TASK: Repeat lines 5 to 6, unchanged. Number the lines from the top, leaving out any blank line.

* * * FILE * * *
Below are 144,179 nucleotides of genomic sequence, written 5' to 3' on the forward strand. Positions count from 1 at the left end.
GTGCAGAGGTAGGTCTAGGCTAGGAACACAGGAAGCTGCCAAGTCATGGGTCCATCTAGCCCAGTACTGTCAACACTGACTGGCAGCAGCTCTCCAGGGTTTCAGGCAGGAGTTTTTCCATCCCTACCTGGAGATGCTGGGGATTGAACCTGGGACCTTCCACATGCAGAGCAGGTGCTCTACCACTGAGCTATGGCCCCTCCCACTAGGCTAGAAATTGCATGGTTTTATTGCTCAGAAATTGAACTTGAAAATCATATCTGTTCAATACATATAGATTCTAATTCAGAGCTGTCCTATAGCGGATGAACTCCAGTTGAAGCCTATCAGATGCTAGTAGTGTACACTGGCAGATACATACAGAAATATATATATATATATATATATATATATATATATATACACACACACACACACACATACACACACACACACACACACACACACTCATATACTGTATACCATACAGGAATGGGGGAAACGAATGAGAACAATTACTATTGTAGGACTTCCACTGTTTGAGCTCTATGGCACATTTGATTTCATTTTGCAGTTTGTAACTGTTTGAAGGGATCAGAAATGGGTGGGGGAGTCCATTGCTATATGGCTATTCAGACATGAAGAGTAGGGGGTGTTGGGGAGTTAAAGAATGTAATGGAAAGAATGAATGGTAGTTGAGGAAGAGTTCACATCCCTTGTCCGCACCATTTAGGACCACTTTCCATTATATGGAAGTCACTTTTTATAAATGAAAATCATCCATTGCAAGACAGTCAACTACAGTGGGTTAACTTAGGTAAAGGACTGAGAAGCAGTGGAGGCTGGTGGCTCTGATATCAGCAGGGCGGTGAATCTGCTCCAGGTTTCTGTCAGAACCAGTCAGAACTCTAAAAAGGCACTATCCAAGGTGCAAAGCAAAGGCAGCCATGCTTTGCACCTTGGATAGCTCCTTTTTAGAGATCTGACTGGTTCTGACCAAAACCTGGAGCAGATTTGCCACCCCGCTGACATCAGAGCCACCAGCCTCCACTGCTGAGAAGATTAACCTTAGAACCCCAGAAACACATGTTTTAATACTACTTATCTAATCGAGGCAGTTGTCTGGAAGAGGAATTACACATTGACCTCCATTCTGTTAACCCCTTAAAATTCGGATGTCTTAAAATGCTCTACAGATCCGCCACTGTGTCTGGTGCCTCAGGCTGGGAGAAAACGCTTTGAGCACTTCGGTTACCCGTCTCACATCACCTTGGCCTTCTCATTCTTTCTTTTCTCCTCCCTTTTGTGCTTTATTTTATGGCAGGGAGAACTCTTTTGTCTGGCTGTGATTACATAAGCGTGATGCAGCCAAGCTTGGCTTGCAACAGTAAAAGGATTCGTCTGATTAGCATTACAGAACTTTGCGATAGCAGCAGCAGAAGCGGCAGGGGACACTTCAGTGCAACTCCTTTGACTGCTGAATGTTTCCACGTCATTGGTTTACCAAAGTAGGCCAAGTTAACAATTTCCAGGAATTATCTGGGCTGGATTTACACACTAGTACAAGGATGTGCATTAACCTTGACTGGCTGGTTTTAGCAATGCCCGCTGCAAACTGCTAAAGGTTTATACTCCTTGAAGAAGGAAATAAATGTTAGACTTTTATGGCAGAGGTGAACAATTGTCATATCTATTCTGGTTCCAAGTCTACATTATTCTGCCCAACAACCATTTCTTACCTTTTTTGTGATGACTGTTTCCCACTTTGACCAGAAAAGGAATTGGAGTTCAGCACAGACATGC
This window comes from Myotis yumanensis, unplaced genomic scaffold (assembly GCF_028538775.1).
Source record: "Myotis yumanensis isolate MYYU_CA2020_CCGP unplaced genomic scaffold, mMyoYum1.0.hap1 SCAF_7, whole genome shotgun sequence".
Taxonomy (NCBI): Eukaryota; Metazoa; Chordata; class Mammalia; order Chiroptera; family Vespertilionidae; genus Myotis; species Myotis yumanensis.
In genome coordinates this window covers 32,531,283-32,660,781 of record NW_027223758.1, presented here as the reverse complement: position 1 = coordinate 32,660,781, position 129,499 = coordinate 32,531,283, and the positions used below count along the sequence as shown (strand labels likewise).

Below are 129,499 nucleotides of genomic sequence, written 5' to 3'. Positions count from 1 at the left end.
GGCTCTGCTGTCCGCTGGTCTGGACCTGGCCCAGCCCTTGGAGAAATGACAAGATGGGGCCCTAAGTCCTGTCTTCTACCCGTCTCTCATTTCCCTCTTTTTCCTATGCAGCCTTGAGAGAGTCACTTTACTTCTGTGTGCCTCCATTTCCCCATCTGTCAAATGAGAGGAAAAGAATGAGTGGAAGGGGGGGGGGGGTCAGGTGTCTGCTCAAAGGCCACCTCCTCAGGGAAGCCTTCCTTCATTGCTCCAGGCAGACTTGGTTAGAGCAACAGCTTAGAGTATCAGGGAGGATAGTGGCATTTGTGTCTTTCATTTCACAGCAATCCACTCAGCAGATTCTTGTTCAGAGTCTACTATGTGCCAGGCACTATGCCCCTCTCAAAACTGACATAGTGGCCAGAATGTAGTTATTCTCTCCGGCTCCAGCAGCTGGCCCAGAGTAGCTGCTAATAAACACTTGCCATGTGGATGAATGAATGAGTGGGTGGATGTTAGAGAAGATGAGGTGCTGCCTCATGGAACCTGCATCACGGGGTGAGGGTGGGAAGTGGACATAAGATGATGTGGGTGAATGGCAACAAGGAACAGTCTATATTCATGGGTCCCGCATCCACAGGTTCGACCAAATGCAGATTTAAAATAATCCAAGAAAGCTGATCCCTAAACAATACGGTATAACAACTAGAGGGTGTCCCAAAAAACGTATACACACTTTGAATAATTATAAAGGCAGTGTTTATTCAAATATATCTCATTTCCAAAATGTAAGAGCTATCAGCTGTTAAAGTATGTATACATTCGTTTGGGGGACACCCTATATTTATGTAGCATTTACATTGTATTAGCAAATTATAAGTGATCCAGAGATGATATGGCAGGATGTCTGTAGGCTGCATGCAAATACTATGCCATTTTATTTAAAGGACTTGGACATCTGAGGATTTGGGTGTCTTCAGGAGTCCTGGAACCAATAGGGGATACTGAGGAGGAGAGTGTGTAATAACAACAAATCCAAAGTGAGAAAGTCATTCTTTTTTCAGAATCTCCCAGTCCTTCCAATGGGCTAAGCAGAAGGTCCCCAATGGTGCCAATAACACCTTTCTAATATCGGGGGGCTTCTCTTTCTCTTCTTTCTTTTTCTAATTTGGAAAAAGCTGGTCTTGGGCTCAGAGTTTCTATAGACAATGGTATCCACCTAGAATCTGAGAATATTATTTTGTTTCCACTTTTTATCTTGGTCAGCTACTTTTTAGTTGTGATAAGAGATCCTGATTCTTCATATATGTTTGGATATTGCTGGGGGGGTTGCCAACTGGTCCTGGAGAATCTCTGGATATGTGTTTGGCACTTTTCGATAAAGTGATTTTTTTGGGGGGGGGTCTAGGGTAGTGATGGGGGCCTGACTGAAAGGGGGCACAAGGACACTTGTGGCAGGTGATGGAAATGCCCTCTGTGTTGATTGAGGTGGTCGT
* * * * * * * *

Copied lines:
Taxonomy (NCBI): Eukaryota; Metazoa; Chordata; class Mammalia; order Chiroptera; family Vespertilionidae; genus Myotis; species Myotis yumanensis.
In genome coordinates this window covers 32,531,283-32,660,781 of record NW_027223758.1, presented here as the reverse complement: position 1 = coordinate 32,660,781, position 129,499 = coordinate 32,531,283, and the positions used below count along the sequence as shown (strand labels likewise).